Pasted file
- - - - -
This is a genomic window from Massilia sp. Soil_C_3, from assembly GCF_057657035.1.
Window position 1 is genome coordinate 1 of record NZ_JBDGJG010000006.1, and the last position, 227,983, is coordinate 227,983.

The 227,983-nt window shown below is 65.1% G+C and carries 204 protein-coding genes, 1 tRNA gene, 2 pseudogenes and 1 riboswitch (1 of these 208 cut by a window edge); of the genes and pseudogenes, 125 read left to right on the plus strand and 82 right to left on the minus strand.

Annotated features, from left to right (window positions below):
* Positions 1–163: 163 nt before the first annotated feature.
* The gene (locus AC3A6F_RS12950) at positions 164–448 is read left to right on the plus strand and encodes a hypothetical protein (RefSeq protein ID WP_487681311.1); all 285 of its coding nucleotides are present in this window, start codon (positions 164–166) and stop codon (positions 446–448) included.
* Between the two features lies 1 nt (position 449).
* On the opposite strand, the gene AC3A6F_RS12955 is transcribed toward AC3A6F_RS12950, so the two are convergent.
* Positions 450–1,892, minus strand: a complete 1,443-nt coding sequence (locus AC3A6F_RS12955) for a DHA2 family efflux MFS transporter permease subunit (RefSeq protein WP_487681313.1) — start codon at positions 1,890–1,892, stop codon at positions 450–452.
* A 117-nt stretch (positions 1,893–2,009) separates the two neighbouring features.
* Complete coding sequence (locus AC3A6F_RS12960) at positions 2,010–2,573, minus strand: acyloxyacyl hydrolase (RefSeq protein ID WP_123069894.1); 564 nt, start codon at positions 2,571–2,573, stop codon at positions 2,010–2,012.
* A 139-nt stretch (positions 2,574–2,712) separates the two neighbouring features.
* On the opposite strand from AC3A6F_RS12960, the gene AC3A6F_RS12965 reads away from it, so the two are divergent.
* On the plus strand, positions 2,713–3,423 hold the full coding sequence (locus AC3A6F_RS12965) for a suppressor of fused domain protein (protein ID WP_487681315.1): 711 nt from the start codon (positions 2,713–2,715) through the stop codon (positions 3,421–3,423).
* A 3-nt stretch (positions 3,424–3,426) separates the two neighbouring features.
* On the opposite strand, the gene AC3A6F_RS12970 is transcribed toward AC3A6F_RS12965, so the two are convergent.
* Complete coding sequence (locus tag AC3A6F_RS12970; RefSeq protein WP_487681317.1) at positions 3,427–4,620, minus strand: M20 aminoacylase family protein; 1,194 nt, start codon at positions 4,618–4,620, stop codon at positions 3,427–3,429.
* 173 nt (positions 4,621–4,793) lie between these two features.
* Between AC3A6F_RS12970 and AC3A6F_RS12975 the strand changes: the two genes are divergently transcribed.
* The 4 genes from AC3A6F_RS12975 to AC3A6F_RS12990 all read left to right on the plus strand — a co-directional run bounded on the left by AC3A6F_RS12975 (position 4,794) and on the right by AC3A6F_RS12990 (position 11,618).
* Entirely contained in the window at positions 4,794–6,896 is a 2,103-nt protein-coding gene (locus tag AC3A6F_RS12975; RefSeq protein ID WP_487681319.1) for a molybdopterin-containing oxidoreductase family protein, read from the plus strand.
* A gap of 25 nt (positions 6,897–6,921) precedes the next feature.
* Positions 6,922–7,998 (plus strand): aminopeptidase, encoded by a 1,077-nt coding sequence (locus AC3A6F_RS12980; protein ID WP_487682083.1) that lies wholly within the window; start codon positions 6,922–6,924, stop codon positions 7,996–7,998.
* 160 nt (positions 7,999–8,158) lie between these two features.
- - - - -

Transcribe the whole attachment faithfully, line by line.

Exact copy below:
This is a genomic window from Massilia sp. Soil_C_3, from assembly GCF_057657035.1.
Window position 1 is genome coordinate 1 of record NZ_JBDGJG010000006.1, and the last position, 227,983, is coordinate 227,983.

The 227,983-nt window shown below is 65.1% G+C and carries 204 protein-coding genes, 1 tRNA gene, 2 pseudogenes and 1 riboswitch (1 of these 208 cut by a window edge); of the genes and pseudogenes, 125 read left to right on the plus strand and 82 right to left on the minus strand.

Annotated features, from left to right (window positions below):
* Positions 1–163: 163 nt before the first annotated feature.
* The gene (locus AC3A6F_RS12950) at positions 164–448 is read left to right on the plus strand and encodes a hypothetical protein (RefSeq protein ID WP_487681311.1); all 285 of its coding nucleotides are present in this window, start codon (positions 164–166) and stop codon (positions 446–448) included.
* Between the two features lies 1 nt (position 449).
* On the opposite strand, the gene AC3A6F_RS12955 is transcribed toward AC3A6F_RS12950, so the two are convergent.
* Positions 450–1,892, minus strand: a complete 1,443-nt coding sequence (locus AC3A6F_RS12955) for a DHA2 family efflux MFS transporter permease subunit (RefSeq protein WP_487681313.1) — start codon at positions 1,890–1,892, stop codon at positions 450–452.
* A 117-nt stretch (positions 1,893–2,009) separates the two neighbouring features.
* Complete coding sequence (locus AC3A6F_RS12960) at positions 2,010–2,573, minus strand: acyloxyacyl hydrolase (RefSeq protein ID WP_123069894.1); 564 nt, start codon at positions 2,571–2,573, stop codon at positions 2,010–2,012.
* A 139-nt stretch (positions 2,574–2,712) separates the two neighbouring features.
* On the opposite strand from AC3A6F_RS12960, the gene AC3A6F_RS12965 reads away from it, so the two are divergent.
* On the plus strand, positions 2,713–3,423 hold the full coding sequence (locus AC3A6F_RS12965) for a suppressor of fused domain protein (protein ID WP_487681315.1): 711 nt from the start codon (positions 2,713–2,715) through the stop codon (positions 3,421–3,423).
* A 3-nt stretch (positions 3,424–3,426) separates the two neighbouring features.
* On the opposite strand, the gene AC3A6F_RS12970 is transcribed toward AC3A6F_RS12965, so the two are convergent.
* Complete coding sequence (locus tag AC3A6F_RS12970; RefSeq protein WP_487681317.1) at positions 3,427–4,620, minus strand: M20 aminoacylase family protein; 1,194 nt, start codon at positions 4,618–4,620, stop codon at positions 3,427–3,429.
* 173 nt (positions 4,621–4,793) lie between these two features.
* Between AC3A6F_RS12970 and AC3A6F_RS12975 the strand changes: the two genes are divergently transcribed.
* The 4 genes from AC3A6F_RS12975 to AC3A6F_RS12990 all read left to right on the plus strand — a co-directional run bounded on the left by AC3A6F_RS12975 (position 4,794) and on the right by AC3A6F_RS12990 (position 11,618).
* Entirely contained in the window at positions 4,794–6,896 is a 2,103-nt protein-coding gene (locus tag AC3A6F_RS12975; RefSeq protein ID WP_487681319.1) for a molybdopterin-containing oxidoreductase family protein, read from the plus strand.
* A gap of 25 nt (positions 6,897–6,921) precedes the next feature.
* Positions 6,922–7,998 (plus strand): aminopeptidase, encoded by a 1,077-nt coding sequence (locus AC3A6F_RS12980; protein ID WP_487682083.1) that lies wholly within the window; start codon positions 6,922–6,924, stop codon positions 7,996–7,998.
* 160 nt (positions 7,999–8,158) lie between these two features.